This is a guest commentary for CNBC.com.
According to the United Nations, the overall median age in developed countries rose from 29.0 in 1950 to 37.3 in 2000, and is forecast to rise to 45.5 by 2050.
The aging population comes with many challenges — across social, financial, economic, and political dimensions. Managing health care quality and costs for this demographic is one of the key focus areas in the U.S.
Health care spending has grown from 5 percent of U.S. GDP in 1960 to about 17 percent, or $2.4 trillion, in 2008. The Centers for Medicare and Medicaid Services (CMS) expect health care spending to nearly double to $4.4 trillion by 2018 (20 percent of GDP).
While the cost of health care continues to increase with age, there is significant evidence that a collaborative approach between consumers, providers and payers has a very meaningful impact on reducing long-term health care costs.
The effective use of health care information technology is one of the primary levers for achieving this objective. Health care IT offers a tremendous opportunity to support many high impact areas in health care delivery.
Here's some ways it can help.
Enhanced consumer awareness and tracking of health care conditions: patient portals allow easy access of health care information to patients, while consumer health technologies allow effective use of consumer health devices and self-management software for consumers.
Increased focus on chronic condition management: complete patient records would enable physicians to access patient information integrated across health care providers. Business intelligence and analytics could be used to identify high risk patients and proactively manage care.
Reduced cost of hospitalization and re-admissions: cost tracking tools would enable organizations to clearly track true input costs and efficiencies, optimize resource utilization and reduce costs.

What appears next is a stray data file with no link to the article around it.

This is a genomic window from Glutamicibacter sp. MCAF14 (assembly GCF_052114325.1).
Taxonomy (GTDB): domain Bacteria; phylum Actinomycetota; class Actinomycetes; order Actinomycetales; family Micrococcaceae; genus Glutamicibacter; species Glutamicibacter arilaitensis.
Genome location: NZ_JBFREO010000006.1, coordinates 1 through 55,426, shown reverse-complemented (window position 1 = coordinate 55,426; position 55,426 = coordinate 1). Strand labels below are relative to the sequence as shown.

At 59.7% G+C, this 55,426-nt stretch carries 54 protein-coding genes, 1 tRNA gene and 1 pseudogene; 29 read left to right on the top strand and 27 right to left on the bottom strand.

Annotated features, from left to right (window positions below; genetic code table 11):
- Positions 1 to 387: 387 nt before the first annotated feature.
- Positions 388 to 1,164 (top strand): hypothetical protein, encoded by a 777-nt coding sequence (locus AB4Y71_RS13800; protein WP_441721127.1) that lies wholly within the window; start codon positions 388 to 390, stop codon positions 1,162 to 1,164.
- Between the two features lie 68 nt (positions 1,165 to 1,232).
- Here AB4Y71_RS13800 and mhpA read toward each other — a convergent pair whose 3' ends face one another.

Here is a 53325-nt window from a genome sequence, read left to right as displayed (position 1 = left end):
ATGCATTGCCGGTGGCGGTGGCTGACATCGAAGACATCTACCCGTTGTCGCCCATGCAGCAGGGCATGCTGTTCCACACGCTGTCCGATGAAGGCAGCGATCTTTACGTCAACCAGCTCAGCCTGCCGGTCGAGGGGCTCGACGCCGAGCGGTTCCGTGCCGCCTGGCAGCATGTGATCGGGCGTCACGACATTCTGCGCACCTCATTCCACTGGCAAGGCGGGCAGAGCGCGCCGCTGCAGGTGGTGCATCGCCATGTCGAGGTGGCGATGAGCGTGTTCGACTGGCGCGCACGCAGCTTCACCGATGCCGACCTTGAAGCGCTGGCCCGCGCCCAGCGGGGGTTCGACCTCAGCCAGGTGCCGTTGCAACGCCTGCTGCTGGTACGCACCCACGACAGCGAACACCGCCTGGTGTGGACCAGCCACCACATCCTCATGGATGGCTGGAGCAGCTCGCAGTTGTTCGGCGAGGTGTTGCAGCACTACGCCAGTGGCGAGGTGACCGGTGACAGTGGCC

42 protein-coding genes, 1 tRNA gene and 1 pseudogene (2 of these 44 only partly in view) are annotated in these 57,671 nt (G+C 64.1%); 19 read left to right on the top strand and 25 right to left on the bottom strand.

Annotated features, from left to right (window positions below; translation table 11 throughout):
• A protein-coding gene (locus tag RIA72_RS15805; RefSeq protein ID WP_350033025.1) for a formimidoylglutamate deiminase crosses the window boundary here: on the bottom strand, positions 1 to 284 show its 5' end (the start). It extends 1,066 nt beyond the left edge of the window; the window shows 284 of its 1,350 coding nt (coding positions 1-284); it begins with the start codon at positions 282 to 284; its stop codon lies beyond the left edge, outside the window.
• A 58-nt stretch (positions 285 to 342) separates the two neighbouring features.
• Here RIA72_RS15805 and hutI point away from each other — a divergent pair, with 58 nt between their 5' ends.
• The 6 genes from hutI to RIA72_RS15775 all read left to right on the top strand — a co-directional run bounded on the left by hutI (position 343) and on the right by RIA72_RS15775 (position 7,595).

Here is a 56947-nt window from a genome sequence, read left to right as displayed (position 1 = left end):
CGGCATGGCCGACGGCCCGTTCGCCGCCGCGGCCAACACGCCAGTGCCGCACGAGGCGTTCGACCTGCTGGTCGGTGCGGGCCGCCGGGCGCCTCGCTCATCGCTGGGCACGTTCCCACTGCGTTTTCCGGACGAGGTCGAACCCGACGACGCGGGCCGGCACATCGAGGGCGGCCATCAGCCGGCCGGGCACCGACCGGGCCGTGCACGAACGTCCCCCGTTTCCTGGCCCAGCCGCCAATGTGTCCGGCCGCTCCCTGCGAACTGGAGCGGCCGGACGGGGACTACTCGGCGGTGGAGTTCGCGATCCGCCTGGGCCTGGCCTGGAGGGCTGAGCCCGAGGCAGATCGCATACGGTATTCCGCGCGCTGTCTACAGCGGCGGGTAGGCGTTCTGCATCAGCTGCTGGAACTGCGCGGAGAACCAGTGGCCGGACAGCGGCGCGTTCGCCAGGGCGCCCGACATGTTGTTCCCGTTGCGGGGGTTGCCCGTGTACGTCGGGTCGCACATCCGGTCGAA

New cost effective health care delivery models created: The use of home monitoring and tracking applications could reduce the need for hospitalization, while the use of new Internet video/audio capabilities could enable consumers and patients to increase access to physicians and nursing staff without need for visits or hospitalization.
The federal government is recognizing the positive impact of health care IT on managing and the reducing the cost of health care.
The American Recovery and Reinvestment Act of 2009 (ARRA) provides $19 billion to promote the adoption and use of technology in health care. The law provides financial incentives for hospitals and doctors to adopt and use electronic health records, and financial penalties for physicians and hospitals who do not use them meaningfully by 2015.
There are many new health care technology organizations emerging in the market — resulting in a high level of venture capital and private-equity funding.
In addition to technology focus, providers, payers, and government need to work closely to create the right financial incentives for all stakeholders to collaborate effectively in a win-win environment.
Traditional volume-based fee-for-service models need to transition towards outcome-driven models for patient care. Many new initiatives — pay for performance, bundled payments, accountable care organizations and patient-centric medical homes — are aligned in this direction.
Health care IT can be leveraged to integrate clinical information with financial and operational data, provide evidence-based insights and actionable intelligence, and reduce the risk involved with the new performance-based payment models.
In summary, the aging population is one of the most key issues facing the U.S. and most other Western countries. Given the high level of inefficiency in the health care ecosystem today, there is significant potential to reduce costs while still protecting the financial interest of all the stakeholders.
Our experience with health care technology over the years has consistently demonstrated that there is tremendous opportunity in using technology to enhance health care delivery for the aging population and reduce costs. From the health care IT perspective, the journey has just begun!
Rizwan Koita is the CEO and co-founder of CitiusTech, a global provider of health care technology solutions and services.
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